Politics is a rough and tumble business. It's not for the faint-hearted. I've got bruises and cuts from being in the political arena. But by and large, I understand how to navigate the process. Yeah, from time to time I make mistakes, but I try to work through my issues by learning from others, by not repeating the same mistake twice, and by going out there everyday to do the best job possible.

"I have a simple rule: when I'm on TV, I'm not talking to just my anchor or my colleague on my right. I'm talking to America."

Cable news is often accused of pitting analysts and commentators against each other, encouraging them to be loud, angry, or engage in heated debates. Do you think that's a fair accusation?
I wrote a column a couple of months ago in The Washington Post, saying that the one thing I would get rid of in the world would be hyper-partisan political pundits because I think they add more heat than light to the political debate. They don't provide critical analysis for issues like healthcare, where it's important to inform the public about what's at stake and how it impacts their lives -- and not just disagree basically because your party doesn't like it.

As a frequent on-air commentator, how do you get your point of view across without attacking other guests?
I have a simple rule: when I'm on TV, I'm not talking to just my anchor or my colleague on my right. I'm talking to America. I look into the lens and in my head, I'm talking to somebody in Nebraska. Why Nebraska? Why the Cornhusker State? I have no idea. But it feels like it's a good place to talk to people.

What's one subject that you're passionate about that you haven't been able to really dive into yet? How will you do it? Book, documentary, speaking tour?
I want to write my second book. At some point, I'm just going to have to push myself away from the political table and take time out to write it. I want to continue what I started when I wrote my first book. I ended that by saying one day we would see a minority female in the White House. Now that has come to pass, so I want to look at the future of American politics. Where do we go after this period of political turmoil and uncertainty? I'm looking at that and giving people an overview of what has happened over the last five years in American politics, some of the broad changes I see on the political landscape. And there's another book I've been anxious to write, and that's post-racial America. I want to talk about how we set out to get the country on the right path and here we are today, even further divided than we were before. So I have a lot of other ideas, but as they say in the movies: just wait.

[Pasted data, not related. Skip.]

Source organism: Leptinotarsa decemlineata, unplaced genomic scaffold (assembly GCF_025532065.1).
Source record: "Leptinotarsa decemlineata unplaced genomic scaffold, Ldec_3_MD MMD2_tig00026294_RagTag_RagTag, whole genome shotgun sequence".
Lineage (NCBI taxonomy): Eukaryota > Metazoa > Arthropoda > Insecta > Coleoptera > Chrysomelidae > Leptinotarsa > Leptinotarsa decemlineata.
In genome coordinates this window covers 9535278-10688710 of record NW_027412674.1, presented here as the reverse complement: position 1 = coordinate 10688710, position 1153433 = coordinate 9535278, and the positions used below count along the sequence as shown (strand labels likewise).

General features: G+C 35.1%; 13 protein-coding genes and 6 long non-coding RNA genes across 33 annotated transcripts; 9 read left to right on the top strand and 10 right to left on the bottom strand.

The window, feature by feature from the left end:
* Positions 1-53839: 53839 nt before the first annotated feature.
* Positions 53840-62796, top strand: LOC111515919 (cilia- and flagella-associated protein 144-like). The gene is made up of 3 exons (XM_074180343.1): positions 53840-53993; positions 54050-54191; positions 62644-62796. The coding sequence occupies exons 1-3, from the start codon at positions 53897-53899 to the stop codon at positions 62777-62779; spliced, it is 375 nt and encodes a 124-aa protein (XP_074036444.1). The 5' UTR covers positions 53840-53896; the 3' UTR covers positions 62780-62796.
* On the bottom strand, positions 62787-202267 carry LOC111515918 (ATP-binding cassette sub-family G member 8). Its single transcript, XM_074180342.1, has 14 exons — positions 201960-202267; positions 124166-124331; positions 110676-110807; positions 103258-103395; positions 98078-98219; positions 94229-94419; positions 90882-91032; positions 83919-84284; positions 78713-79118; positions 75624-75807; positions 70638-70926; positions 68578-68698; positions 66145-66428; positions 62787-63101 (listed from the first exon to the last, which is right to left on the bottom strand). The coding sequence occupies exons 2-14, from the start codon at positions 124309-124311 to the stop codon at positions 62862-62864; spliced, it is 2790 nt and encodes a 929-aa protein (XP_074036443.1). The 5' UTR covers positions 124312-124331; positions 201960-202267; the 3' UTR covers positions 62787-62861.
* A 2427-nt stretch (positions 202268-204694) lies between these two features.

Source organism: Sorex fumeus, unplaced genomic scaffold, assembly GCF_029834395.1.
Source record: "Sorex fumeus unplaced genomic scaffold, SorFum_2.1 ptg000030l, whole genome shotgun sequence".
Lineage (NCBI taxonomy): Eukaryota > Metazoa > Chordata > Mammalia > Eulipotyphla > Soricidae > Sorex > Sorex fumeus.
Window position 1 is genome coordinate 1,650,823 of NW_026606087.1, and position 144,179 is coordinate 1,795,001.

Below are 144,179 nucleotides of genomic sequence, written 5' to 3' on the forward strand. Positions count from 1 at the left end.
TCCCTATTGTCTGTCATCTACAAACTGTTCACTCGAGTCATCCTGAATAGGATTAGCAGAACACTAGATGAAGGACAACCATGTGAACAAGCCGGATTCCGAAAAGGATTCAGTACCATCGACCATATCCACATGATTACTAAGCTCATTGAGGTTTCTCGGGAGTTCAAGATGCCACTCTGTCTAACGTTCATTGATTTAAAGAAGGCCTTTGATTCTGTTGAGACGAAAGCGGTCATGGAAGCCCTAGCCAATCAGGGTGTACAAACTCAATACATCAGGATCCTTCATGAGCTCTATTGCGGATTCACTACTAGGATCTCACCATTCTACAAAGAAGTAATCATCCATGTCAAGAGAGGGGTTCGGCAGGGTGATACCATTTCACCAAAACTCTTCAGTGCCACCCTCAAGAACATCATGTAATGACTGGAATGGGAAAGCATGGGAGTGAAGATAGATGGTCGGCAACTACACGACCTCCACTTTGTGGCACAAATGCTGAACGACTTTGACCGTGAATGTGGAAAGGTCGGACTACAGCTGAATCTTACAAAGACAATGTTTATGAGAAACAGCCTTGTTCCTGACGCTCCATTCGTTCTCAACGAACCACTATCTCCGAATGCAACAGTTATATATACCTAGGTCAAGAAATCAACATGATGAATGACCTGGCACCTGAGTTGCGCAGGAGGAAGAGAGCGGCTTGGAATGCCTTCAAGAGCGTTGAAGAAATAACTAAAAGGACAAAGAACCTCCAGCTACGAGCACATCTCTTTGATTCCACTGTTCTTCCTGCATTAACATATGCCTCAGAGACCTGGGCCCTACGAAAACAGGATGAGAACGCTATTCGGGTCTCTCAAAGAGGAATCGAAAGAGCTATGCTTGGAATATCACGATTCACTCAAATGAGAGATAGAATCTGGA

NEXT >> AvantGuildHey, How'd You Create Social Impact Using Your Documentary, Trouble The Water?

Janelle Harris is a freelance writer in Washington, D.C. She documents her editorial adventures at

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This interview has been edited for length and clarity. The foregoing is the sole property of WebMediaBrands Inc. The opinions and views expressed in the interviews and/or commentaries are solely those of the participants and are not necessarily the views of WebMediaBrands Inc., its affiliates or subsidiary companies.